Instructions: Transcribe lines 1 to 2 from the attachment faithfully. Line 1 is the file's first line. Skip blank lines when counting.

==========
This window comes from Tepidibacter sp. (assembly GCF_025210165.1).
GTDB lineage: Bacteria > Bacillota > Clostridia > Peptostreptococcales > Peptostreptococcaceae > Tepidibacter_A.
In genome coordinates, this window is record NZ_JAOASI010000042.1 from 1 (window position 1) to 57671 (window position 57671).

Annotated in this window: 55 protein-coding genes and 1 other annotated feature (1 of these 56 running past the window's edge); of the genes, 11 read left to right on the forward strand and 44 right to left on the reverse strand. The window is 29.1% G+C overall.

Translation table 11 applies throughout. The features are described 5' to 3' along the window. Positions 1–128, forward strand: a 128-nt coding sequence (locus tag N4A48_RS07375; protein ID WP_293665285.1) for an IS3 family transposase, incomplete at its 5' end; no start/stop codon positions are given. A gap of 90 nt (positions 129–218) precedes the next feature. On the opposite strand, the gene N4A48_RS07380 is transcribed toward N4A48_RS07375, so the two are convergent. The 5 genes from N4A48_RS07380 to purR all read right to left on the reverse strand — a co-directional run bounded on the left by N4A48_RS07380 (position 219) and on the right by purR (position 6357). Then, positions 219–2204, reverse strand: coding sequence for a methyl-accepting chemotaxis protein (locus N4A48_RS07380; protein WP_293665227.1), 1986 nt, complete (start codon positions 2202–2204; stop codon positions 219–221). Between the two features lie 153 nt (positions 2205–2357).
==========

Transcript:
This window comes from Tepidibacter sp. (assembly GCF_025210165.1).
GTDB lineage: Bacteria > Bacillota > Clostridia > Peptostreptococcales > Peptostreptococcaceae > Tepidibacter_A.